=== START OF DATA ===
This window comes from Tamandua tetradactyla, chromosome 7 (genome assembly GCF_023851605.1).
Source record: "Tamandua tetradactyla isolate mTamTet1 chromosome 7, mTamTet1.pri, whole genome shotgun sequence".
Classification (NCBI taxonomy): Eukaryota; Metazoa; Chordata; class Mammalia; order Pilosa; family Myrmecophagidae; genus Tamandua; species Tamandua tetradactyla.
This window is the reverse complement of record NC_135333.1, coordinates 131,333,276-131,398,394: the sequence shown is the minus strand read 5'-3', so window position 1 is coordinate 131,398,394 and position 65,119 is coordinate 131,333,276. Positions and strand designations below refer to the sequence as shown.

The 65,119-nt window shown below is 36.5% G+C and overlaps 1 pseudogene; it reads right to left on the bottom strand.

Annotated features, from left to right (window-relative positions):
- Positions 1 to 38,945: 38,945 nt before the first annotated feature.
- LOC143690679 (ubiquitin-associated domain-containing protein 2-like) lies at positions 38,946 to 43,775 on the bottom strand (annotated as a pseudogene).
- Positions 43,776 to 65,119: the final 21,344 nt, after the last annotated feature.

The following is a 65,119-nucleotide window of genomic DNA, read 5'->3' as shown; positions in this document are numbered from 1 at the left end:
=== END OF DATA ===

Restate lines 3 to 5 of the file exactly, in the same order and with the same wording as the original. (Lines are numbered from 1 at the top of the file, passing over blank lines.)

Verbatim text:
Classification (NCBI taxonomy): Eukaryota; Metazoa; Chordata; class Mammalia; order Pilosa; family Myrmecophagidae; genus Tamandua; species Tamandua tetradactyla.
This window is the reverse complement of record NC_135333.1, coordinates 131,333,276-131,398,394: the sequence shown is the minus strand read 5'-3', so window position 1 is coordinate 131,398,394 and position 65,119 is coordinate 131,333,276. Positions and strand designations below refer to the sequence as shown.

The 65,119-nt window shown below is 36.5% G+C and overlaps 1 pseudogene; it reads right to left on the bottom strand.